President Joe Biden met with exiled Belarusian opposition leader Svetlana Tikhanovskaya Wednesday morning, as she tours the U.S. as part of a campaign to ratchet up international pressure on the authoritarian Lukashenko regime.
Their encounter was not advertised in advance as officials tried to balance supporting a democracy campaigner without riling President Putin of Russia.
‘I was honored to meet with @Tsihanouskaya at the White House this morning. The United States stands with the people of Belarus in their quest for democracy and universal human rights,’ Biden tweeted, with a photo of the two in conversation.
For her part, Tikhanovskaya, 38, thanked the president for his ‘powerful sign of solidarity with millions of fearless Belarusians who are peacefully fighting for their freedom.’
President Biden met Belarusian opposition leader Svetlana Tikhanovskaya on Wednesday morning. Officials claimed he dropped by her meeting with National Security Adviser Jake Sullivan but experts said that was a subterfuge to allow ‘plausible deniability’
Belarusian President Alexander Lukashenko has been in power since 1994. His security forces launched a crackdown after protests erupted last year following disputed elections
Months of protests rocked Belarus after Lukashenko’s claim of victory for a sixth term in the August 2020 election, a vote that the West denounced as neither free nor fair
Protesters have been demanding the resignation of Lukashenko following what many believe was a rigged election. They have rallied behind an old Belarusian national flag
She has been in the U.S. for two weeks, conducting a string of media interviews and meetings with key administration officials, including Secretary of State Antony Blinken, White House National Security Adviser Jake Sullivan, head of USAID Samantha Power, and Kelu Chao, the acting head of the U.S. Agency for Global Media.
She wants backing for her campaign against Alexander Lukashenko. The strongman has kept a grip on Belarus since 1994, cracking down on peaceful protests that erupted in the wake of a dispute election last year.
The White House did not announce a meeting with Biden in advance and it did not appear on the press office daily guidance for Wednesday, as is customary when the president is meeting foreign figures.
A senior administration official told Reuters that Tsikhanouskaya was meeting for a second time with Sullivan when Biden dropped by briefly. It was an opportunity for the U.S. president to express his support for the people of Belarus in person, the official said.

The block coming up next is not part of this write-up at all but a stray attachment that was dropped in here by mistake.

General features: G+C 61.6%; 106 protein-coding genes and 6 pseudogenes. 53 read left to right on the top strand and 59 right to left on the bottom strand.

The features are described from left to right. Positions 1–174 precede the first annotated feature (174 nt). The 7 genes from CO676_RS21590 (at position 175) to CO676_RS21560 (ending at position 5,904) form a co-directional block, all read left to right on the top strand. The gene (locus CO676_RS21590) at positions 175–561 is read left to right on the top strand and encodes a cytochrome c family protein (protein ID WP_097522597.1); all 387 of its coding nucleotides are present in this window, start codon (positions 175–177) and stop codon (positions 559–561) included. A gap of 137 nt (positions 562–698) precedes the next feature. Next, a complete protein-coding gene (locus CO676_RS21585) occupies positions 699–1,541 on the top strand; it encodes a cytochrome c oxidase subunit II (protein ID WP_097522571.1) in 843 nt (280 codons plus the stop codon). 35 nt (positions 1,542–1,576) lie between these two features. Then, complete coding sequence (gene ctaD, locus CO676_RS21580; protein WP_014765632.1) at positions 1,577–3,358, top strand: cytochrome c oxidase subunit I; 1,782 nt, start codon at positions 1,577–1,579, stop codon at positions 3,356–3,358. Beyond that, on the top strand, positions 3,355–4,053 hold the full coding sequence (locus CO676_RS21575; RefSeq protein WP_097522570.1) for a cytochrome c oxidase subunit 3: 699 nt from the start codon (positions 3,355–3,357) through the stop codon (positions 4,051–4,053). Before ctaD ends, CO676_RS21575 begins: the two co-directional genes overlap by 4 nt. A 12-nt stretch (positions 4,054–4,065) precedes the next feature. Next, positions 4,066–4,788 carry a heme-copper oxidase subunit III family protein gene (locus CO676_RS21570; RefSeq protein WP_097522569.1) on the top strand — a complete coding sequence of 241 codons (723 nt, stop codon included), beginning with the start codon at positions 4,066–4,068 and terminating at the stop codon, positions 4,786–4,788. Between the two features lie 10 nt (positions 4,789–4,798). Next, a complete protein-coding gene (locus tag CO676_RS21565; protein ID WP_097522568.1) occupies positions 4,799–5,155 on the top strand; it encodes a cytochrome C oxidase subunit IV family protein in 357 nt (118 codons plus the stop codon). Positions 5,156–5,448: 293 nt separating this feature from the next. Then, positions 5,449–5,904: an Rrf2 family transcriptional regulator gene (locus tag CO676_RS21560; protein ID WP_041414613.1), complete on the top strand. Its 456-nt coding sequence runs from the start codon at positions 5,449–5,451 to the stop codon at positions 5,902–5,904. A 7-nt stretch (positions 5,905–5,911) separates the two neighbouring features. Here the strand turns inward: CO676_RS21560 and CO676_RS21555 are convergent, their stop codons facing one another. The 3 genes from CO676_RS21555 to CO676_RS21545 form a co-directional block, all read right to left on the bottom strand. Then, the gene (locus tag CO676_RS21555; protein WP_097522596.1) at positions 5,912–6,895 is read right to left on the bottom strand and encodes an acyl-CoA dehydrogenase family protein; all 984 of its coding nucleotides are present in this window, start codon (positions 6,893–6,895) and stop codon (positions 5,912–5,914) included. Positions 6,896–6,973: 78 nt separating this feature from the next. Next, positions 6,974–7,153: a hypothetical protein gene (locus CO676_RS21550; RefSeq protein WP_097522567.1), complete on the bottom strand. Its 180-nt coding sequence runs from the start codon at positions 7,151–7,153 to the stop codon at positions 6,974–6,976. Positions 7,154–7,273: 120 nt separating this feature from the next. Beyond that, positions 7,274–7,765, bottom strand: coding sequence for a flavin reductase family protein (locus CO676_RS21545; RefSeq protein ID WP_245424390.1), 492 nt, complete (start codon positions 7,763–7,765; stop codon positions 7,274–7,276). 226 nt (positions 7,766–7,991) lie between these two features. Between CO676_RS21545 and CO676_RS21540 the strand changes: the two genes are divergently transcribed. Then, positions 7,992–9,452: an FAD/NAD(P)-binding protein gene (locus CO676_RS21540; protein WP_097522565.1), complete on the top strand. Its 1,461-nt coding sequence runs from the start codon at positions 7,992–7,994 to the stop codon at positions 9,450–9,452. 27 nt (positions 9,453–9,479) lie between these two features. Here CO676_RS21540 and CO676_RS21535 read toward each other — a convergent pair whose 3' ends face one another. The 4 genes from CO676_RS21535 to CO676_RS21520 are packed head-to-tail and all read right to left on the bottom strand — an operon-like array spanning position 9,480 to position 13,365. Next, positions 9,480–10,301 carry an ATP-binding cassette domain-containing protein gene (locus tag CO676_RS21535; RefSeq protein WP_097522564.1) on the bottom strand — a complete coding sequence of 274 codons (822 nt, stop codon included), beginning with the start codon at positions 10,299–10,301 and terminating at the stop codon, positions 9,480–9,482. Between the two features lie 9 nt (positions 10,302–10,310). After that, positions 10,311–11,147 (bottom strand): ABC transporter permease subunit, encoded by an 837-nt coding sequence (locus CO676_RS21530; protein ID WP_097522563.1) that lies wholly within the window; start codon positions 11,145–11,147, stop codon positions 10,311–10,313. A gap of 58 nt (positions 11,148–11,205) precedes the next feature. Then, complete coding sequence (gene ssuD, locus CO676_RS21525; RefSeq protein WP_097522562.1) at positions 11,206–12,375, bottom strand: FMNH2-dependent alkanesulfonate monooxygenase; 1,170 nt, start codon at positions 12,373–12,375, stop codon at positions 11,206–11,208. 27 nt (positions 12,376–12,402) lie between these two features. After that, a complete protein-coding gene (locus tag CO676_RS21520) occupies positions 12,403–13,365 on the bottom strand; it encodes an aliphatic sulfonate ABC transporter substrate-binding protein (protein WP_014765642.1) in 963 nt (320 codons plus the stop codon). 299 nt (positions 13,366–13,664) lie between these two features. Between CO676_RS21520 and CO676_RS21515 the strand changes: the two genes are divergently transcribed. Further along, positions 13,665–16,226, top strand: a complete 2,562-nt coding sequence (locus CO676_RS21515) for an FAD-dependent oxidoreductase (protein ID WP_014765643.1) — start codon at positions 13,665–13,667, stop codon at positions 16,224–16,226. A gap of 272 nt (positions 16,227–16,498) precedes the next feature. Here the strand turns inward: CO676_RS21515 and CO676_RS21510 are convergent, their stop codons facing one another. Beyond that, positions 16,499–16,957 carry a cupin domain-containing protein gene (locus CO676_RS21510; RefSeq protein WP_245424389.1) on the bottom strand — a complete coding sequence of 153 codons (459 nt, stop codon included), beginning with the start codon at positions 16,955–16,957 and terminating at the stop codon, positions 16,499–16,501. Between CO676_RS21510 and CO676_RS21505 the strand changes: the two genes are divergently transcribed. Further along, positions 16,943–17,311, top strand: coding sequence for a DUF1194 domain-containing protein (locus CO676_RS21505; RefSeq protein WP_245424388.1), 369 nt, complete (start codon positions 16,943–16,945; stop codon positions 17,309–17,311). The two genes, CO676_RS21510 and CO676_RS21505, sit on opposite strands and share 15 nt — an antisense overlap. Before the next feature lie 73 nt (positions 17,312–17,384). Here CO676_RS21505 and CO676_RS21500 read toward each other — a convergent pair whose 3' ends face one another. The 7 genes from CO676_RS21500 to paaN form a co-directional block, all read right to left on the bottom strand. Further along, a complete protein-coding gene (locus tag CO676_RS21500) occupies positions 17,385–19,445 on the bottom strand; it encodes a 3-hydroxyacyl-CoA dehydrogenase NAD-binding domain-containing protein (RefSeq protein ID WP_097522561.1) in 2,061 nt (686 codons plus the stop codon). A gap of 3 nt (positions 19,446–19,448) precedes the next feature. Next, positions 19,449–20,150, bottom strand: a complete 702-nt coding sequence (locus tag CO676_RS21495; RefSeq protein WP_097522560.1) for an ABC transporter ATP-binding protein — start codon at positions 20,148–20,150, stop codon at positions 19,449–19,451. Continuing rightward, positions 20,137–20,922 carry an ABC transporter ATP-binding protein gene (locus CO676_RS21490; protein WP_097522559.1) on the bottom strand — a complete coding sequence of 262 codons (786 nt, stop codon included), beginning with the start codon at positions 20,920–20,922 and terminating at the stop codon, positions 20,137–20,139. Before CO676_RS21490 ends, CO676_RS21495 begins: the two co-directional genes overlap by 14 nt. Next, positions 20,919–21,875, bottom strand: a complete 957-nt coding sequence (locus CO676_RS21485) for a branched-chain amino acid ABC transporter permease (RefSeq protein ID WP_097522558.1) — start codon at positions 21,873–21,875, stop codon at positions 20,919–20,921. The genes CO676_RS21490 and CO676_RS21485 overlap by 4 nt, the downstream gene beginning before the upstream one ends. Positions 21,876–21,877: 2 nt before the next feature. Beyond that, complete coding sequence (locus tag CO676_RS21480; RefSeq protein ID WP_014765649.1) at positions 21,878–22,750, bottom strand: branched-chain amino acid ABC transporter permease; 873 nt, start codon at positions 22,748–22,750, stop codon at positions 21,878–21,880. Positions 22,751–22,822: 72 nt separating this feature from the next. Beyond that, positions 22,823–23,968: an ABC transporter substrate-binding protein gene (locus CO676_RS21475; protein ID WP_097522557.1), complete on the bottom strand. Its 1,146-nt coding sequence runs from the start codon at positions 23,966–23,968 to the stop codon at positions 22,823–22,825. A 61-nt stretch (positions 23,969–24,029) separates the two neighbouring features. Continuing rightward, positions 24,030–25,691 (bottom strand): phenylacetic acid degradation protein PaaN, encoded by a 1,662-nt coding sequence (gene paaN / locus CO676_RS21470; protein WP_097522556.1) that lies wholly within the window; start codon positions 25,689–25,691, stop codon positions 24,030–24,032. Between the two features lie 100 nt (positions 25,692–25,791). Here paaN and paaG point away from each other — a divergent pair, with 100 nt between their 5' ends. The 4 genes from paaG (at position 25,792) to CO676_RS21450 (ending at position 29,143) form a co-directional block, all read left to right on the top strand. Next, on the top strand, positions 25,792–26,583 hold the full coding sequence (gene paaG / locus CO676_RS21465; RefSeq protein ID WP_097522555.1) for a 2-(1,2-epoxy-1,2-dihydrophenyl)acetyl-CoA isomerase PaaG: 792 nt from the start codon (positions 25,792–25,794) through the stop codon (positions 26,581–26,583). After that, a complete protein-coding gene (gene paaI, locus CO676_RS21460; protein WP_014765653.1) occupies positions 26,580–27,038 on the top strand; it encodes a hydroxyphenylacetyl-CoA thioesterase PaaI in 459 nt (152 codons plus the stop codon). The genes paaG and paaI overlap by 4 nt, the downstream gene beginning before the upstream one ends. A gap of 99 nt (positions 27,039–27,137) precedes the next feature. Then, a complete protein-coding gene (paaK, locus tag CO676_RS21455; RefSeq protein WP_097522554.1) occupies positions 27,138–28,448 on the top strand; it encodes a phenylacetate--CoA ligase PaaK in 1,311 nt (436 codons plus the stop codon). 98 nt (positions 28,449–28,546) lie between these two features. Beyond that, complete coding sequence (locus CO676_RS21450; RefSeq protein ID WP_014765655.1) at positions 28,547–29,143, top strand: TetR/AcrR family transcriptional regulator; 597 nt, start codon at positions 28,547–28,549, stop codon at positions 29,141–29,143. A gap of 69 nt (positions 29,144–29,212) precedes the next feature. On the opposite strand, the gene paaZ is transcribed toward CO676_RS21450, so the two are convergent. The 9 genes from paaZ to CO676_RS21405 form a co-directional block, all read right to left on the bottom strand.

But the ‘pop in’ would have subject to the same planning as any other meeting and all signed off by Biden’s National Security Council, according to Brett Bruen, former global engagement director at the White House. It would then have been camouflaged to avoid angering Lukashenko’s key ally in Moscow.
‘It gives the administration plausible deniability that this was a “meeting,”‘ he said.
‘It’s orchestrated just like any other meeting but they can don’t want to piss off Putin, so its designed so they can say to the Russians well, she didn’t have a meeting with the president, he just popped in.’
Afterwards, Tikhanovskaya said the meeting had been short but cordial.
Speaking after the meeting with Current Time, the Russian-language network led by RFE/RL in cooperation with VOA, Tsikhanouskaya said her talks with Biden had been brief but cordial.
The White House shared no images or statements or video of the meeting, other than a single photograph and message posted to social media
Belarus exploded on to the front pages when Ryanair flight FR4978, flying from Athens in Greece to Vilnius in Lithuania, when it was escorted by a Soviet-era MiG-29 fighter jet to Belarus amid fake reports of an IED on board. It was forced to make an emergency landing at Minsk Airport, where authorities arrested dissident journalist Roman Protasevich
‘As President Biden’s schedule is busy, we did not spend much time together – about 15 minutes – but it was a very warm meeting,’ she told Current Time, a Russian language network set up by Radio Free Europe/Radio Liberty and Voice of America.
She said she was leaving the White House with confidence that the U.S. would stand by the people of Belarus.
‘I saw a person who is not indifferent,’ she said. ‘He is not indifferent to what is happening in Belarus.
‘I brought to the president our messages: that the fight in Belarus is not geopolitical — it is our fight against violence and lawlessness; that our values are the same.’
Tsikhanouskaya, 38, stood in the election in place of her husband, a video blogger who was jailed on charges of violating public order.
The West does not recognize the results of the election or view Lukashenko as the legitimate leader of Belarus.
The United Nations says more than 35,000 people have been detained and tens of thousands have fled overseas, including Tsikhanouskaya.
The human rights organization Viasna counts 577 political prisoners detained amid the protests.
The tensions made global headlines in May, when a European plane flying through Belarus’ airspace was diverted and forced to land in the capital Minsk, where a prominent dissident Roman Protasevich was arrested.
In June, the U. S., the European Union and Britain imposed sweeping sanctions on Belarusian entities and officials, and called on Minsk to end ‘repressive practises against its own people.’